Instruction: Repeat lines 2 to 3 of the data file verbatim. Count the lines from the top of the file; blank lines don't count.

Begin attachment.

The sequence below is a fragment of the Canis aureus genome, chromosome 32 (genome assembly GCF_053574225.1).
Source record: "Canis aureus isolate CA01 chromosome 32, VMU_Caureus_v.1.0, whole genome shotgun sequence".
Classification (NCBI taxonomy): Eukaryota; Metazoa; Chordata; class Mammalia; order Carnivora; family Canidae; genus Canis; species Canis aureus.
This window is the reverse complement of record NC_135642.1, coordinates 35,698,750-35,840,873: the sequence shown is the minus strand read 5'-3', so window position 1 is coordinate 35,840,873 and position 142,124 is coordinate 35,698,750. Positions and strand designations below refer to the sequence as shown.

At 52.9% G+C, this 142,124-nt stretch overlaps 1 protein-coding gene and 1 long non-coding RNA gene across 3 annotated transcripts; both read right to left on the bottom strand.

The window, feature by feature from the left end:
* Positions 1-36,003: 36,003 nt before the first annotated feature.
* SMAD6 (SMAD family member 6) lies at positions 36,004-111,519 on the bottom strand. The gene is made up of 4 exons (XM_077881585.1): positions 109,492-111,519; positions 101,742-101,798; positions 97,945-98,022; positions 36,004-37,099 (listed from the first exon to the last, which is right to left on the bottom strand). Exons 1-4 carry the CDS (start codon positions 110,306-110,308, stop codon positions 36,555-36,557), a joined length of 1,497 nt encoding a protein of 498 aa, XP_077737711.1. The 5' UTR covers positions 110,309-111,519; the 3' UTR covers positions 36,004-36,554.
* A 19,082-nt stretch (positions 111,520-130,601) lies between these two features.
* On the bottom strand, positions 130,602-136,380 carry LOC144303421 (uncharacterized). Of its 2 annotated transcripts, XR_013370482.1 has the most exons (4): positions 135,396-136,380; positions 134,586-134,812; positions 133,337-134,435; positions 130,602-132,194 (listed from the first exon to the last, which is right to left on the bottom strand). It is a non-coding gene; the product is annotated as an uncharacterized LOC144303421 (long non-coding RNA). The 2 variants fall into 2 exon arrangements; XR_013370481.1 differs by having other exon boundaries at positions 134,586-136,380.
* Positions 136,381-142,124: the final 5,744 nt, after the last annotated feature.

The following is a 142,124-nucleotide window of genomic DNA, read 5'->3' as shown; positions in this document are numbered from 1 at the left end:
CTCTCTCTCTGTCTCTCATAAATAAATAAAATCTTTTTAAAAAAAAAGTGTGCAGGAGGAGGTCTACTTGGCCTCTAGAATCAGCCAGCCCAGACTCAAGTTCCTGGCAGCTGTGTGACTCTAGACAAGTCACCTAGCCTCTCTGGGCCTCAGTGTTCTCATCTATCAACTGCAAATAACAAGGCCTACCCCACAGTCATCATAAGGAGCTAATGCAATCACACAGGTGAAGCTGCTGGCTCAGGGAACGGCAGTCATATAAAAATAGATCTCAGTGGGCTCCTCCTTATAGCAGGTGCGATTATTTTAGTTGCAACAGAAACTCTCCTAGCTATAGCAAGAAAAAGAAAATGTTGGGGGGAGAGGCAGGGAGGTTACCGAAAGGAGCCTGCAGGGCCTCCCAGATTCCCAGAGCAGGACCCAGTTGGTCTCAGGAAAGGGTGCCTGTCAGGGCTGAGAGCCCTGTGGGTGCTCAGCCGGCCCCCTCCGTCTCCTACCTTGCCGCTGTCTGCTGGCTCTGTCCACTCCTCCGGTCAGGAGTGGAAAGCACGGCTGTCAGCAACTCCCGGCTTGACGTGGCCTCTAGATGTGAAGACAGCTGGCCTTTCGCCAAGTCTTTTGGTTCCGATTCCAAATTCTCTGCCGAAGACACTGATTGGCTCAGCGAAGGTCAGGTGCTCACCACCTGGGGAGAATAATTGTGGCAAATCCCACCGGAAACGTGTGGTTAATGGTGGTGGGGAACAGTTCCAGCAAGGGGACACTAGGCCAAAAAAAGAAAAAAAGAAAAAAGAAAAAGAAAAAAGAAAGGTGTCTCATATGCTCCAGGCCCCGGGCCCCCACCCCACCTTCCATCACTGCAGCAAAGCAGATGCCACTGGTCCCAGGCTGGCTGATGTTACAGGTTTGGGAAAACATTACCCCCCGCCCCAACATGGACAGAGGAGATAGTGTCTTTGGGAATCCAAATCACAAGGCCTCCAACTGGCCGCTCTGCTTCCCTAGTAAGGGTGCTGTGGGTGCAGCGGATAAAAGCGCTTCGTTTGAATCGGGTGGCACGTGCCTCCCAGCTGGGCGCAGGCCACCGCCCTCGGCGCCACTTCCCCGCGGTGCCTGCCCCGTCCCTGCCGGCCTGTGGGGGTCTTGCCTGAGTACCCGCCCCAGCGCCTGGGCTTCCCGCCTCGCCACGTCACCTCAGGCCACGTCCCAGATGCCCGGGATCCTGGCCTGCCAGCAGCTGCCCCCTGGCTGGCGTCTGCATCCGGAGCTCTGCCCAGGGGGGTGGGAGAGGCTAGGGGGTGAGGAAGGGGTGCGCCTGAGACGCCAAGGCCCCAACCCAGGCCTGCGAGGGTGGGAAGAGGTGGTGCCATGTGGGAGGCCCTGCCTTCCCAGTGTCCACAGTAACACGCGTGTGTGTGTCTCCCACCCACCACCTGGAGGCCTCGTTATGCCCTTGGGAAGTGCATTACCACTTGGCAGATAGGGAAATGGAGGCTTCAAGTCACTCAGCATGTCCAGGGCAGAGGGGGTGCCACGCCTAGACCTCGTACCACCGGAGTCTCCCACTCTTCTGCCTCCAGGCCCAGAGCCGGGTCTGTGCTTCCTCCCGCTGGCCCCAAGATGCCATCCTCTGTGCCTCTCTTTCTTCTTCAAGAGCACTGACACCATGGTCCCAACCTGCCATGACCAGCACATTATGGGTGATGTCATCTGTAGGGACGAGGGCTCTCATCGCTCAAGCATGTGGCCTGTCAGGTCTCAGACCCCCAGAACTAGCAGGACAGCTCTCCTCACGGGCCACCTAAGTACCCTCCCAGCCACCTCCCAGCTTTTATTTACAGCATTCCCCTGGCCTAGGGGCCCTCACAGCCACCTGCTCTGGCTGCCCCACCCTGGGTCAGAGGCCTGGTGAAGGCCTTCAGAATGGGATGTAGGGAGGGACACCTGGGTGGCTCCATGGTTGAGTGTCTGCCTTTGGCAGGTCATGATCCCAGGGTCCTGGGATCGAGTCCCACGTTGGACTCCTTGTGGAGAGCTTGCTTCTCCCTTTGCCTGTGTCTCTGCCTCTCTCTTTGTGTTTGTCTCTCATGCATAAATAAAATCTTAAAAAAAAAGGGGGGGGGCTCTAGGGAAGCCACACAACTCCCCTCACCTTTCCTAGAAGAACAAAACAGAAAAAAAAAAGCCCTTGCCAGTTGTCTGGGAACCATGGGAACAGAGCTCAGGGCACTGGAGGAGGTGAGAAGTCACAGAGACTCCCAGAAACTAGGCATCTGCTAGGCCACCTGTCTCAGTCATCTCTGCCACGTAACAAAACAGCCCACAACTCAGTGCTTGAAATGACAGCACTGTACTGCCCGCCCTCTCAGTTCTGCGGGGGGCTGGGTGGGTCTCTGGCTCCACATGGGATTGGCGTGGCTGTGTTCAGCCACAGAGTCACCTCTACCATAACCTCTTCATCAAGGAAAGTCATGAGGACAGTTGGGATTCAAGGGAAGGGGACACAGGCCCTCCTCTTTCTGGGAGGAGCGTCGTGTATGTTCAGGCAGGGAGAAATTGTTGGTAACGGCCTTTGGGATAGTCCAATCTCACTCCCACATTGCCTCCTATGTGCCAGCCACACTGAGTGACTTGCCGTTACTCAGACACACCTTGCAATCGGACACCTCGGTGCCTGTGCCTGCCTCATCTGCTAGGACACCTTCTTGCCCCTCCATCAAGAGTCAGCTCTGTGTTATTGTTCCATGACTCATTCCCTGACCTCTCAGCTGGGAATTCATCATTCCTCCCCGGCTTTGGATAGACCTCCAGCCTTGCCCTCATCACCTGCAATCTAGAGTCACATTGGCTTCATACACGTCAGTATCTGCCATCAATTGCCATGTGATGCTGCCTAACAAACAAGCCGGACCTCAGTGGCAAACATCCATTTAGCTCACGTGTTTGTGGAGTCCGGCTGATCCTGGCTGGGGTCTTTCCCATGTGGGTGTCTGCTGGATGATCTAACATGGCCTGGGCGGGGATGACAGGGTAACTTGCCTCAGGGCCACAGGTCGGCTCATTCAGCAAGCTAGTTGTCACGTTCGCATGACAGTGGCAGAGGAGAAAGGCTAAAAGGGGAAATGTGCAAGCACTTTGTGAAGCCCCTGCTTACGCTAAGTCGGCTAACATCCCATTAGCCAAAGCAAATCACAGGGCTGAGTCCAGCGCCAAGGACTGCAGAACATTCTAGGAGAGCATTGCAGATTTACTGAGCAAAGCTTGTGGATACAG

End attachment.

Source record: "Canis aureus isolate CA01 chromosome 32, VMU_Caureus_v.1.0, whole genome shotgun sequence".
Classification (NCBI taxonomy): Eukaryota; Metazoa; Chordata; class Mammalia; order Carnivora; family Canidae; genus Canis; species Canis aureus.